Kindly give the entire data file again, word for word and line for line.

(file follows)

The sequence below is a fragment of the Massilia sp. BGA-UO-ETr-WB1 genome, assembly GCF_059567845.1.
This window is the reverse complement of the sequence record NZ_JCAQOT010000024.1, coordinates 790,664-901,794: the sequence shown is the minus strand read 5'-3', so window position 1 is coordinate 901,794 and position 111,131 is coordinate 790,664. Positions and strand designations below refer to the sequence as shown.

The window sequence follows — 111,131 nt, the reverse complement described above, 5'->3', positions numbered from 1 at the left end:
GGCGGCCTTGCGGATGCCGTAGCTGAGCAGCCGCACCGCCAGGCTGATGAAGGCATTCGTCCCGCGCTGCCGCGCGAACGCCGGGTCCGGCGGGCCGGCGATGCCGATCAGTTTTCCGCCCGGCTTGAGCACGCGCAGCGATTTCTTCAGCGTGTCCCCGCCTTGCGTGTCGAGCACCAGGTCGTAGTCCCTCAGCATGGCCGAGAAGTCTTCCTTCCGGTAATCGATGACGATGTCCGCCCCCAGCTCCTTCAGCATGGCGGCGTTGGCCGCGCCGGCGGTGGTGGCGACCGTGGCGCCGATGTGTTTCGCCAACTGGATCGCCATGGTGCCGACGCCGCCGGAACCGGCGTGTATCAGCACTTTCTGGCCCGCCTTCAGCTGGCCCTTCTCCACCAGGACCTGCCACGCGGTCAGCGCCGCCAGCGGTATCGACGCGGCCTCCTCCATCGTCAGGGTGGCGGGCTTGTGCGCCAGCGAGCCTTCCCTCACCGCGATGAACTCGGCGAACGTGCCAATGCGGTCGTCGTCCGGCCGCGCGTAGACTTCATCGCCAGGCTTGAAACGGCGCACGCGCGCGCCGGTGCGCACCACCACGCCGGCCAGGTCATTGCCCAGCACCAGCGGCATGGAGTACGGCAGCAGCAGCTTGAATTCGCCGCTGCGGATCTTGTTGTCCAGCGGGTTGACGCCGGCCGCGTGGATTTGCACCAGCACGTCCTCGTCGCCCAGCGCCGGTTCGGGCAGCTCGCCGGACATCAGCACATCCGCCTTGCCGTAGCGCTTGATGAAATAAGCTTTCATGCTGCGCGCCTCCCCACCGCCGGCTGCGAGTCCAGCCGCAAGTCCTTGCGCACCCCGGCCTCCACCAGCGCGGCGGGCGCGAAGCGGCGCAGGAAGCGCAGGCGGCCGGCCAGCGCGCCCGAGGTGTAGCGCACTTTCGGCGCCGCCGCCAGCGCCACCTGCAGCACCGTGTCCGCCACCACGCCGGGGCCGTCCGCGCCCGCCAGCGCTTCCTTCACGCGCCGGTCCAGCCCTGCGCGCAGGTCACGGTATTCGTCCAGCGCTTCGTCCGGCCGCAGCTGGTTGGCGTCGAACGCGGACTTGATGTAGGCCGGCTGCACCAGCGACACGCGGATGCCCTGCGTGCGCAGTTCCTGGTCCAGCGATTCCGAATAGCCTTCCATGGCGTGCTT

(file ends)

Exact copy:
The sequence below is a fragment of the Massilia sp. BGA-UO-ETr-WB1 genome, assembly GCF_059567845.1.
This window is the reverse complement of the sequence record NZ_JCAQOT010000024.1, coordinates 790,664-901,794: the sequence shown is the minus strand read 5'-3', so window position 1 is coordinate 901,794 and position 111,131 is coordinate 790,664. Positions and strand designations below refer to the sequence as shown.

The window sequence follows — 111,131 nt, the reverse complement described above, 5'->3', positions numbered from 1 at the left end:
GGCGGCCTTGCGGATGCCGTAGCTGAGCAGCCGCACCGCCAGGCTGATGAAGGCATTCGTCCCGCGCTGCCGCGCGAACGCCGGGTCCGGCGGGCCGGCGATGCCGATCAGTTTTCCGCCCGGCTTGAGCACGCGCAGCGATTTCTTCAGCGTGTCCCCGCCTTGCGTGTCGAGCACCAGGTCGTAGTCCCTCAGCATGGCCGAGAAGTCTTCCTTCCGGTAATCGATGACGATGTCCGCCCCCAGCTCCTTCAGCATGGCGGCGTTGGCCGCGCCGGCGGTGGTGGCGACCGTGGCGCCGATGTGTTTCGCCAACTGGATCGCCATGGTGCCGACGCCGCCGGAACCGGCGTGTATCAGCACTTTCTGGCCCGCCTTCAGCTGGCCCTTCTCCACCAGGACCTGCCACGCGGTCAGCGCCGCCAGCGGTATCGACGCGGCCTCCTCCATCGTCAGGGTGGCGGGCTTGTGCGCCAGCGAGCCTTCCCTCACCGCGATGAACTCGGCGAACGTGCCAATGCGGTCGTCGTCCGGCCGCGCGTAGACTTCATCGCCAGGCTTGAAACGGCGCACGCGCGCGCCGGTGCGCACCACCACGCCGGCCAGGTCATTGCCCAGCACCAGCGGCATGGAGTACGGCAGCAGCAGCTTGAATTCGCCGCTGCGGATCTTGTTGTCCAGCGGGTTGACGCCGGCCGCGTGGATTTGCACCAGCACGTCCTCGTCGCCCAGCGCCGGTTCGGGCAGCTCGCCGGACATCAGCACATCCGCCTTGCCGTAGCGCTTGATGAAATAAGCTTTCATGCTGCGCGCCTCCCCACCGCCGGCTGCGAGTCCAGCCGCAAGTCCTTGCGCACCCCGGCCTCCACCAGCGCGGCGGGCGCGAAGCGGCGCAGGAAGCGCAGGCGGCCGGCCAGCGCGCCCGAGGTGTAGCGCACTTTCGGCGCCGCCGCCAGCGCCACCTGCAGCACCGTGTCCGCCACCACGCCGGGGCCGTCCGCGCCCGCCAGCGCTTCCTTCACGCGCCGGTCCAGCCCTGCGCGCAGGTCACGGTATTCGTCCAGCGCTTCGTCCGGCCGCAGCTGGTTGGCGTCGAACGCGGACTTGATGTAGGCCGGCTGCACCAGCGACACGCGGATGCCCTGCGTGCGCAGTTCCTGGTCCAGCGATTCCGAATAGCCTTCCATGGCGTGCTT